A Time to Pause
In a back pew of the nearly deserted Hammerschmidt Memorial Chapel one afternoon last week, the Reverend H. Scott Matheney was watching and listening, an audience of one.
Matheney is the College’s chaplain, a job that ordinarily requires him to work from the front of the room. But this afternoon, he was rehearsing readers for the College’s annual Festival of Lessons and Carols. One by one, Elmhurst students and staff were taking turns stepping up to the chapel’s lectern, now flanked for the season by ribboned Christmas trees, to read through the Bible texts they had been assigned for the holiday service. After each reading, Matheney’s voice echoed from the rear of the church: “Thanks be to God!” Then he offered the same advice again and again: “Slow down!”
December on a college campus is not a propitious time for slowing down. Final exams loom. Long-procrastinated papers come due. Malls beckon. Stress levels soar.
The Festival of Lessons and Carols offers a counterpoint to the frenzy of the season. It is one night of candlelight and calm, music and ancient words. And for it to be done properly, Matheney says, there must be a certain cadence. A stateliness.
“Anticipation is what this season is all about,” he said. “We have to wait to get to the presence of the holy.”
Elmhurst’s celebration is based on the annual Christmas Eve service presented by King’s College at Cambridge University since 1918. It tells the Christmas story in readings from the Old Testament and New, advancing from prophecy to fulfillment. The tradition of Christmas services with sacred music and Scripture readings at Elmhurst dates back at least to 1933, when the College began offering what was then called a Candlelight Carol Service. By 1961, when it was first billed as a Festival of Lessons and Carols, most of the service’s now-familiar elements were in place: the darkened chapel, the procession of candle-bearing choristers, young voices singing timeless hymns.
Matheney has seen the tradition grow. When he came to Elmhurst 15 years ago, the service drew a few hundred congregants each year. Now it attracts so many worshipers that the College offers two annual services in the 1000-seat chapel.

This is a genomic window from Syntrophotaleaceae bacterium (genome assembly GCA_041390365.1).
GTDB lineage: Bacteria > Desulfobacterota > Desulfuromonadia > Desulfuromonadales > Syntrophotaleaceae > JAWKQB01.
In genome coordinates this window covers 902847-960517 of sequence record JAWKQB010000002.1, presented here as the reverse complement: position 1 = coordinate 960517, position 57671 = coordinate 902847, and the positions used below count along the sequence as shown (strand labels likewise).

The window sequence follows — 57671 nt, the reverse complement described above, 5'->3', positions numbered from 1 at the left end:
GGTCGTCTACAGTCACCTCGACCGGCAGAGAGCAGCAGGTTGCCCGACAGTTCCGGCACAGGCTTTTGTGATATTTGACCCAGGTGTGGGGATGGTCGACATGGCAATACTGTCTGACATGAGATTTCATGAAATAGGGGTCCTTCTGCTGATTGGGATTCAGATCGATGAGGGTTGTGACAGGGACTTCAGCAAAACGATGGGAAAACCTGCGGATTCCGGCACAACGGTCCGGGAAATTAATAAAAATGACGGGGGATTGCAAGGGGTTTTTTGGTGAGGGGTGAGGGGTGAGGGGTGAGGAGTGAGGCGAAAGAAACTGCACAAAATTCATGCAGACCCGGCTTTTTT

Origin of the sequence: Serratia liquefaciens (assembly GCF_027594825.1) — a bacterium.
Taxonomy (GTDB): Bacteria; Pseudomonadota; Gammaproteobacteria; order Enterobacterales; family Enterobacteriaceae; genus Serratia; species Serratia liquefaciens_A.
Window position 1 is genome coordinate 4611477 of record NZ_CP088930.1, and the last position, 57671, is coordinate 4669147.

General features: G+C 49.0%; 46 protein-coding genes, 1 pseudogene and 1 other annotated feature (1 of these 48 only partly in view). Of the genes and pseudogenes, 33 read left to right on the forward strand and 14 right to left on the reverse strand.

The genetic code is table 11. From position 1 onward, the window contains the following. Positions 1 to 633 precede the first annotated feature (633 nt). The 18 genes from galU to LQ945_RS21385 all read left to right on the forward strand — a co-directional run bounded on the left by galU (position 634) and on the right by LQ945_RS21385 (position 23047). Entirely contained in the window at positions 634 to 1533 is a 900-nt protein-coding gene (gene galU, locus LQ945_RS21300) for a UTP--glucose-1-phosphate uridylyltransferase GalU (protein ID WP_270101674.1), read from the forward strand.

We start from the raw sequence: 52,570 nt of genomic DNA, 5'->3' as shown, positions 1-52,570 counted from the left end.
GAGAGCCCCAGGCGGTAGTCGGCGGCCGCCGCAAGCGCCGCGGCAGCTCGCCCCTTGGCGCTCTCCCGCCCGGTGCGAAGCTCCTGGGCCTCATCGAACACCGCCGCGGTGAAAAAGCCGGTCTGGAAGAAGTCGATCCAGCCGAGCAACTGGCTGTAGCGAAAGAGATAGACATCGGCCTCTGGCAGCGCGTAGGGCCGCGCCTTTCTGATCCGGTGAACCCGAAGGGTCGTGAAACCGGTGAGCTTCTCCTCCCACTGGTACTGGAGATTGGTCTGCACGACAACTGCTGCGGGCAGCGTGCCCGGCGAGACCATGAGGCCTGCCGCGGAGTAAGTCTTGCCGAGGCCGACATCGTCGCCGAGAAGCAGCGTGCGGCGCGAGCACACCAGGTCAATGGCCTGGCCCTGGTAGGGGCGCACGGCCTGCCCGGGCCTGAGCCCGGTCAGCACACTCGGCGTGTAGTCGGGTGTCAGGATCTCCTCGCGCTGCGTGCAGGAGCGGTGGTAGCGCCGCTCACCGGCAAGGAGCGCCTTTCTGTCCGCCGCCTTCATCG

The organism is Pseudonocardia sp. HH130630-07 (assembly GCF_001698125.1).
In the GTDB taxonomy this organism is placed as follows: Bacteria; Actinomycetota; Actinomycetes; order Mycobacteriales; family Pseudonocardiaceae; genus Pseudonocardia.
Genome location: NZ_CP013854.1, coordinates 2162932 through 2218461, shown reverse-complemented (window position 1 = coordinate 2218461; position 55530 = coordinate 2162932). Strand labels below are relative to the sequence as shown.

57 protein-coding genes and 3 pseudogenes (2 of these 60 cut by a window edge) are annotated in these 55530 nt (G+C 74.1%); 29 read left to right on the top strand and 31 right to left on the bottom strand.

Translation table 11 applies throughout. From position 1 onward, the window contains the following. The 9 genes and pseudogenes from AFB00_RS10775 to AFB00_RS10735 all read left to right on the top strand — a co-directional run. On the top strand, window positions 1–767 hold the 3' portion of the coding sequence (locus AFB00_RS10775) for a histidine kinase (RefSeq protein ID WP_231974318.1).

Matheney sticks close to the service’s high-church roots. “The joke is that I’ll be bringing in incense next, “ he says. “But nobody else around here does it quite like we do. There’s a certain majesty and grandeur.”
Grand tradition may be part of its appeal, but that doesn’t mean the service has been allowed to grow creaky with age. One of the highlights of this year’s celebration was the Elmhurst debut of an African “Noel,” sung in the Kituba dialect, that featured the more than 100 members of the College’s choirs, directed by Susan Moninger and Donna Peterson Tallman, clapping and stomping in time.
“I think that one’s a keeper,” Matheney said.
As the chapel filled for the first service, Matheney was out among the congregation, now in his clerical robes. Candles lined the center aisle. Some of the people he greeted in the pews had been returning for years, drawn by the chance to sing together again in the chapel’s mild light. Old friends traded hugs. There were students there, too, first-timers, taking a break from the end-of-semester rush to be a part of the tradition. At this time of year the academic calendar converges with the liturgical one. So that even as students are getting ready for their exams, churches are getting ready for the coming of the Savior. Semester’s end coincides with the beginning of Advent. And for decades now, the Lessons and Carols service at Elmhurst has marked both.
“This is a time to pause,” Matheney told the congregation in his opening prayer.
Everything was ready. There was a moment of stillness. Then, as they have for so many years, the people started singing.